I love the tactical puzzle that Conan presents with each play. Each scenario has several benefits built in for both the Overlord, and for the heroes, and each must find that advantage and utilize it in order to do well. In some scenarios, there are a glut of minions that can be used to slow the characters down, while in others, there are a few powerful minions that can wreak havoc if used properly (I personally love the Giant Snake). All in all, this game is about tactics, and if players or the Overlord don’t figure that out, the true fun of the game cannot be realized. The rulebook was not done very well, mainly due to translation from French to English but the rest of the game is very solid and my group has enjoyed hours and hours of play. Plus, the miniatures are just amazing!
2. Star Wars: Imperial Assault from Fantasy Flight Games
Star Wars: Imperial Assault is a strategy board game with tactical combat and scenario based missions, in the setting of the Star Wars universe. And really, who doesn’t love Star Wars? The really interesting element of this game, and the reason that it is #2 on this list, is that the game has two different modes. One is a skirmish mode where you and another player build your forces and attack each other fighting over the control of various predetermined objectives. And two, in my opinion the better of the two options, is the campaign game where one player plays the role of the Empire and sends troops against the Rebel player, or players, as they work to complete various missions like destroying a shield generator or taking out a communications satellite array prior to an invasion. As the campaign moves along, players will gain new skills and abilities that can be used, which I always love as you are able to build toward something. My only complaint is that once you have played a specific mission, you generally know where the secrets are and replayablity is lessened. This can be managed though as a group that understands the game well, can kind of rearrange the scenario a little, taking some liberties to change things up a bit, so that there are still some surprises. Overall, the system is really addictive and extremely fun to play. I always say when done with a mission, can we do the next one? Plus, just look at those minis. I love the AT-ST!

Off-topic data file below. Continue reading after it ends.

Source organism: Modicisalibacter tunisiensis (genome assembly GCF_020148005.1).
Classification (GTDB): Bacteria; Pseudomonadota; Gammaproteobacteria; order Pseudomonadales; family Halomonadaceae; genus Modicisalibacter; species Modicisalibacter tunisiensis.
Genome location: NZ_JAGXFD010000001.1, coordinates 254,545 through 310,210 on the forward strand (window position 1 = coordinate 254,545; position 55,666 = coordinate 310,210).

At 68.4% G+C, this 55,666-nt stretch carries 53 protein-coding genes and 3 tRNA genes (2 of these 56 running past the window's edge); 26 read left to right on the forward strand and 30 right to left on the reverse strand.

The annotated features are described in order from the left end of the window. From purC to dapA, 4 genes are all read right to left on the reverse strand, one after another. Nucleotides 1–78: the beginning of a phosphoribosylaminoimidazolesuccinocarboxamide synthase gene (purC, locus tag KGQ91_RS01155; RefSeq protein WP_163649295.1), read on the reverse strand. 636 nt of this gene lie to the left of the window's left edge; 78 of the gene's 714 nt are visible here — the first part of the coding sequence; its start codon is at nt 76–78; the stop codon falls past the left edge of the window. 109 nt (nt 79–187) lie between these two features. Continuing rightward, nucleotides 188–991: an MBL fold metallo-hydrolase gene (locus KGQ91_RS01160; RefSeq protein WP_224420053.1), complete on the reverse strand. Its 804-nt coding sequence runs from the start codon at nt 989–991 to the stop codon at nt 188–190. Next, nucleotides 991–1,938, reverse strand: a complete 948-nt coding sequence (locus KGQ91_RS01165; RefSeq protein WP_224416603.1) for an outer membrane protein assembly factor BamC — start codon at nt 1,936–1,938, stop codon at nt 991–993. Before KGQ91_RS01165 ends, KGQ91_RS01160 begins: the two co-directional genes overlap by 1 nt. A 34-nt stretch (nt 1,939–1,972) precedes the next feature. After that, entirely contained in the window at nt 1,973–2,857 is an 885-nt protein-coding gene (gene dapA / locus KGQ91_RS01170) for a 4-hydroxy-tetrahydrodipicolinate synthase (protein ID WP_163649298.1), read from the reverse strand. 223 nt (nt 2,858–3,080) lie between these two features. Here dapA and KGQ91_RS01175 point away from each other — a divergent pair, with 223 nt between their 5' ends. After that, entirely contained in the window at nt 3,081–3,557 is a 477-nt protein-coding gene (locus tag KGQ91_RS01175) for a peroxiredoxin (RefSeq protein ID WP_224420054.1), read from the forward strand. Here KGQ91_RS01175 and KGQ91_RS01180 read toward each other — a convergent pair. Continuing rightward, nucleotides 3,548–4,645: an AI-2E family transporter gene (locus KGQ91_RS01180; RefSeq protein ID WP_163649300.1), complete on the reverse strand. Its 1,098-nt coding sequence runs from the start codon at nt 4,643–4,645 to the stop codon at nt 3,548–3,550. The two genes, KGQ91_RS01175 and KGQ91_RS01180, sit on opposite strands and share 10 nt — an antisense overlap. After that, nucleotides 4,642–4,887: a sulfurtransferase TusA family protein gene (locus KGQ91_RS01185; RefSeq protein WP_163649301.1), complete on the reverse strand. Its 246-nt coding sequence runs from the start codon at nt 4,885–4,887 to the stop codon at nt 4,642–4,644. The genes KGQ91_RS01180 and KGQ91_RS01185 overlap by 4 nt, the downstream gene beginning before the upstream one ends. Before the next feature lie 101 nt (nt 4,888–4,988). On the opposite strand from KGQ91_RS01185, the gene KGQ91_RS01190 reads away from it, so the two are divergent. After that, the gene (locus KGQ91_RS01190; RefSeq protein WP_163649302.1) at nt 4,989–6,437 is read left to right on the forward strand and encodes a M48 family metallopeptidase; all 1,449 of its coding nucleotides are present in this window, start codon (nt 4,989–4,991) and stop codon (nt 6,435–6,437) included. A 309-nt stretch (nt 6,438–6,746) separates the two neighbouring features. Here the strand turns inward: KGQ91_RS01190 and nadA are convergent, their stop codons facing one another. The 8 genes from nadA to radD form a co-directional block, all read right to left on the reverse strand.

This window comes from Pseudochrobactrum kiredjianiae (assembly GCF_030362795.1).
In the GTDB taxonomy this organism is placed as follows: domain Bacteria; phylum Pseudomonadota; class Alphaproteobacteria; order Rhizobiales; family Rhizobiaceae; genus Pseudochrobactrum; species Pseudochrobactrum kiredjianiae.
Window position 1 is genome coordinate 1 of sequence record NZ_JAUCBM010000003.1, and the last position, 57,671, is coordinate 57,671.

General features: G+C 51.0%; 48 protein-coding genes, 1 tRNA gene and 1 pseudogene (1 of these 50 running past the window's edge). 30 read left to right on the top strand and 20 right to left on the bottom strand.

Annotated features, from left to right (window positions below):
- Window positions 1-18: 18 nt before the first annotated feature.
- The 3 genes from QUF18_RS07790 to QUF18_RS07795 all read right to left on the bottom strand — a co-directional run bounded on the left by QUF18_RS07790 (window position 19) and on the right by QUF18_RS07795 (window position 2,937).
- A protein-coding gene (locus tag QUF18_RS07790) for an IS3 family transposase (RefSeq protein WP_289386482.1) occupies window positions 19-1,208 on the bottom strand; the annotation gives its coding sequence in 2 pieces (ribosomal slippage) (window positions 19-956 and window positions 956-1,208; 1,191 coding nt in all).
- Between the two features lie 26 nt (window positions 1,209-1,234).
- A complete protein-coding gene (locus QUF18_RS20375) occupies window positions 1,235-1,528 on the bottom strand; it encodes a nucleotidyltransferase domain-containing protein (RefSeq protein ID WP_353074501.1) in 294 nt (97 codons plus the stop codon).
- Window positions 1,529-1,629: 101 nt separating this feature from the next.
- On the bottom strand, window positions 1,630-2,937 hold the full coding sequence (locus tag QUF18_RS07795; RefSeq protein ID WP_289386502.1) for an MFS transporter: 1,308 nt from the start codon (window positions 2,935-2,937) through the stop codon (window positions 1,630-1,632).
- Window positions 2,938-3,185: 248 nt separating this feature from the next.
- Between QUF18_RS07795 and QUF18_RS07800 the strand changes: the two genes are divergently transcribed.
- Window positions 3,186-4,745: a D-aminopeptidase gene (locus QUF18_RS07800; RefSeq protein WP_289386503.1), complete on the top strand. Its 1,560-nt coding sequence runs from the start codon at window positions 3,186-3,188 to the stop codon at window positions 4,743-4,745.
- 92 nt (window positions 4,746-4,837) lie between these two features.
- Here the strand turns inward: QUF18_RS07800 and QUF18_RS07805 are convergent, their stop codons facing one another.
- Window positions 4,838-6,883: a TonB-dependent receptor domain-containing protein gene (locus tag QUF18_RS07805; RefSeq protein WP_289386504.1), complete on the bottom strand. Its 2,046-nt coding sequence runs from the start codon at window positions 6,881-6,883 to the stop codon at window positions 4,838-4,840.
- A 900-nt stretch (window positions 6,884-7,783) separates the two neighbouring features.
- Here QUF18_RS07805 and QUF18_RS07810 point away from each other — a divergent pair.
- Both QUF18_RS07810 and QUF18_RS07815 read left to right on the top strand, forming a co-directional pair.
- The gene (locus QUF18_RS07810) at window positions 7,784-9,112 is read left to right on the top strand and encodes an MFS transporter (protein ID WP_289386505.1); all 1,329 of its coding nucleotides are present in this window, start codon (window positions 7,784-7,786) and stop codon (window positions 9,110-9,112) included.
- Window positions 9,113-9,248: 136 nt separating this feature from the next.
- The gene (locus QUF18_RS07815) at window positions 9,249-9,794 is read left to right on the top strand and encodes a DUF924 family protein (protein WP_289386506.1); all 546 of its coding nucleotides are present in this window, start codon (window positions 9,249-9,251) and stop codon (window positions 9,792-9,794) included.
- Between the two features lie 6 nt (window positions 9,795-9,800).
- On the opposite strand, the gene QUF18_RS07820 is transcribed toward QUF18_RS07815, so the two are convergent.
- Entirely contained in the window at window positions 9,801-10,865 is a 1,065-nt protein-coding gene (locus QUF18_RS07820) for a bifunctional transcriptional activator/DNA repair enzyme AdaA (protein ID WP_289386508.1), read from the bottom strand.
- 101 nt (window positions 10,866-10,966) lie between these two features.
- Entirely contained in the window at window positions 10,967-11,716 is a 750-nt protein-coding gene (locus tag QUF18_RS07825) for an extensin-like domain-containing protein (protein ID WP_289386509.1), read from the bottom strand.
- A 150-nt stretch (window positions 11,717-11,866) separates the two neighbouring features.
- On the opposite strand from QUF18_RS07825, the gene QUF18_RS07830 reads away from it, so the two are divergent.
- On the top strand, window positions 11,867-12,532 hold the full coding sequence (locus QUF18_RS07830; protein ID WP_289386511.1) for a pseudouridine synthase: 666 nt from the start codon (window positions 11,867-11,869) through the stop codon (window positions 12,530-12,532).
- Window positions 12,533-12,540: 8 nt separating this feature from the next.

1. Star Wars: X-Wing Miniatures Game from Fantasy Flight Games